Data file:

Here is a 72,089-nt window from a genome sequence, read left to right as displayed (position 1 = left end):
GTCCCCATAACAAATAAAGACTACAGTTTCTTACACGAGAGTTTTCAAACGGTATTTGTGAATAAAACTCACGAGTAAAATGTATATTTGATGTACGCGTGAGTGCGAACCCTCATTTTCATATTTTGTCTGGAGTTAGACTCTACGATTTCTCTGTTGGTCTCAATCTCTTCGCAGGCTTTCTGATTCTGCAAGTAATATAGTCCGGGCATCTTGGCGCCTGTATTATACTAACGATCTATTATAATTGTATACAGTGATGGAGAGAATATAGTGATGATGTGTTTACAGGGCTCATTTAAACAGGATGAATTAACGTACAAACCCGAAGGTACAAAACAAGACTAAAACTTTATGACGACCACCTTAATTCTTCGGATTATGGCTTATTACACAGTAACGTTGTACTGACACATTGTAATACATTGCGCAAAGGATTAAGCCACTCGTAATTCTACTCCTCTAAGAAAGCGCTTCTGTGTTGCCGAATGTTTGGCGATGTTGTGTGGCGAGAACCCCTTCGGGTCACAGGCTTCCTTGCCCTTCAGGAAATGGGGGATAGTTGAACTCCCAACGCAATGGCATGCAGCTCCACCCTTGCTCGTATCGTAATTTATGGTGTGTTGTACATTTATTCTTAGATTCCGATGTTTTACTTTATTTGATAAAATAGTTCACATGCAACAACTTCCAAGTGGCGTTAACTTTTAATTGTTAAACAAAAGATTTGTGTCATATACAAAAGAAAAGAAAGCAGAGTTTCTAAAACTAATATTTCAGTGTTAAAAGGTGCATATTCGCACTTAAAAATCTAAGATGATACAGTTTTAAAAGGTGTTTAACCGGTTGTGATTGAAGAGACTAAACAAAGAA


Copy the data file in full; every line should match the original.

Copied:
Here is a 72,089-nt window from a genome sequence, read left to right as displayed (position 1 = left end):
GTCCCCATAACAAATAAAGACTACAGTTTCTTACACGAGAGTTTTCAAACGGTATTTGTGAATAAAACTCACGAGTAAAATGTATATTTGATGTACGCGTGAGTGCGAACCCTCATTTTCATATTTTGTCTGGAGTTAGACTCTACGATTTCTCTGTTGGTCTCAATCTCTTCGCAGGCTTTCTGATTCTGCAAGTAATATAGTCCGGGCATCTTGGCGCCTGTATTATACTAACGATCTATTATAATTGTATACAGTGATGGAGAGAATATAGTGATGATGTGTTTACAGGGCTCATTTAAACAGGATGAATTAACGTACAAACCCGAAGGTACAAAACAAGACTAAAACTTTATGACGACCACCTTAATTCTTCGGATTATGGCTTATTACACAGTAACGTTGTACTGACACATTGTAATACATTGCGCAAAGGATTAAGCCACTCGTAATTCTACTCCTCTAAGAAAGCGCTTCTGTGTTGCCGAATGTTTGGCGATGTTGTGTGGCGAGAACCCCTTCGGGTCACAGGCTTCCTTGCCCTTCAGGAAATGGGGGATAGTTGAACTCCCAACGCAATGGCATGCAGCTCCACCCTTGCTCGTATCGTAATTTATGGTGTGTTGTACATTTATTCTTAGATTCCGATGTTTTACTTTATTTGATAAAATAGTTCACATGCAACAACTTCCAAGTGGCGTTAACTTTTAATTGTTAAACAAAAGATTTGTGTCATATACAAAAGAAAAGAAAGCAGAGTTTCTAAAACTAATATTTCAGTGTTAAAAGGTGCATATTCGCACTTAAAAATCTAAGATGATACAGTTTTAAAAGGTGTTTAACCGGTTGTGATTGAAGAGACTAAACAAAGAA